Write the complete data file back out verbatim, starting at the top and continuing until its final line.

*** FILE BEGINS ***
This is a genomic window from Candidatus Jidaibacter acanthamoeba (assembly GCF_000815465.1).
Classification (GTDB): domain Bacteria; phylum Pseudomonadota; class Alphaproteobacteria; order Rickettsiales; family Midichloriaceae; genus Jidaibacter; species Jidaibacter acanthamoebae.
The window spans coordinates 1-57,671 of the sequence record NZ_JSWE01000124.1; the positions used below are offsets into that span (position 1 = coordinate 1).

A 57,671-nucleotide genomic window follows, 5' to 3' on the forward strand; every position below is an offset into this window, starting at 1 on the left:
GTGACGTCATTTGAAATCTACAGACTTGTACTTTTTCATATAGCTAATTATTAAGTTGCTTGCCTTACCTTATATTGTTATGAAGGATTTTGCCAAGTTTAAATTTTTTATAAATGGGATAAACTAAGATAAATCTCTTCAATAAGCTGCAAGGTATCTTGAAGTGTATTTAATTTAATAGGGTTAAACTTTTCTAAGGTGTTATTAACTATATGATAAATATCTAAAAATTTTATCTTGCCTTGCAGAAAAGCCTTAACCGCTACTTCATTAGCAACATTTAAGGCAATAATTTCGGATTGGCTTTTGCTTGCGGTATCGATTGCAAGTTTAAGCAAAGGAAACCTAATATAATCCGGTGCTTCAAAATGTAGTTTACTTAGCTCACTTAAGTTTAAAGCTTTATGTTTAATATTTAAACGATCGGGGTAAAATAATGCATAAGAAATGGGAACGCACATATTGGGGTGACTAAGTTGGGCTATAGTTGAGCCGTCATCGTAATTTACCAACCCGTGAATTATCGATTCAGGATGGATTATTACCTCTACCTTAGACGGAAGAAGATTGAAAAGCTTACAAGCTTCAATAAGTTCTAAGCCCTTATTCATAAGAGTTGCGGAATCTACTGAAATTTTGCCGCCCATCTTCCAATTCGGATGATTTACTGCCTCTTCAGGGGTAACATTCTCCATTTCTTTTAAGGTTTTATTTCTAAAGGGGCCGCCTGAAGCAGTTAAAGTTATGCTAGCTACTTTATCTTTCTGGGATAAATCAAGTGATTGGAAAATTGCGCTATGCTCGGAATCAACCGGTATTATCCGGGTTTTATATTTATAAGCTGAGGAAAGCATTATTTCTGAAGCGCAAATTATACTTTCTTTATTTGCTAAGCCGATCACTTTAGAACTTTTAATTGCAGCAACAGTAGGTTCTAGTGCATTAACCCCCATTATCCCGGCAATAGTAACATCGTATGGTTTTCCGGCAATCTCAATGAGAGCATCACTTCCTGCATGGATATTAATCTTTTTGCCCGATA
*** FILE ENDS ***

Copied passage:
This is a genomic window from Candidatus Jidaibacter acanthamoeba (assembly GCF_000815465.1).
Classification (GTDB): domain Bacteria; phylum Pseudomonadota; class Alphaproteobacteria; order Rickettsiales; family Midichloriaceae; genus Jidaibacter; species Jidaibacter acanthamoebae.
The window spans coordinates 1-57,671 of the sequence record NZ_JSWE01000124.1; the positions used below are offsets into that span (position 1 = coordinate 1).

A 57,671-nucleotide genomic window follows, 5' to 3' on the forward strand; every position below is an offset into this window, starting at 1 on the left:
GTGACGTCATTTGAAATCTACAGACTTGTACTTTTTCATATAGCTAATTATTAAGTTGCTTGCCTTACCTTATATTGTTATGAAGGATTTTGCCAAGTTTAAATTTTTTATAAATGGGATAAACTAAGATAAATCTCTTCAATAAGCTGCAAGGTATCTTGAAGTGTATTTAATTTAATAGGGTTAAACTTTTCTAAGGTGTTATTAACTATATGATAAATATCTAAAAATTTTATCTTGCCTTGCAGAAAAGCCTTAACCGCTACTTCATTAGCAACATTTAAGGCAATAATTTCGGATTGGCTTTTGCTTGCGGTATCGATTGCAAGTTTAAGCAAAGGAAACCTAATATAATCCGGTGCTTCAAAATGTAGTTTACTTAGCTCACTTAAGTTTAAAGCTTTATGTTTAATATTTAAACGATCGGGGTAAAATAATGCATAAGAAATGGGAACGCACATATTGGGGTGACTAAGTTGGGCTATAGTTGAGCCGTCATCGTAATTTACCAACCCGTGAATTATCGATTCAGGATGGATTATTACCTCTACCTTAGACGGAAGAAGATTGAAAAGCTTACAAGCTTCAATAAGTTCTAAGCCCTTATTCATAAGAGTTGCGGAATCTACTGAAATTTTGCCGCCCATCTTCCAATTCGGATGATTTACTGCCTCTTCAGGGGTAACATTCTCCATTTCTTTTAAGGTTTTATTTCTAAAGGGGCCGCCTGAAGCAGTTAAAGTTATGCTAGCTACTTTATCTTTCTGGGATAAATCAAGTGATTGGAAAATTGCGCTATGCTCGGAATCAACCGGTATTATCCGGGTTTTATATTTATAAGCTGAGGAAAGCATTATTTCTGAAGCGCAAATTATACTTTCTTTATTTGCTAAGCCGATCACTTTAGAACTTTTAATTGCAGCAACAGTAGGTTCTAGTGCATTAACCCCCATTATCCCGGCAATAGTAACATCGTATGGTTTTCCGGCAATCTCAATGAGAGCATCACTTCCTGCATGGATATTAATCTTTTTGCCCGATA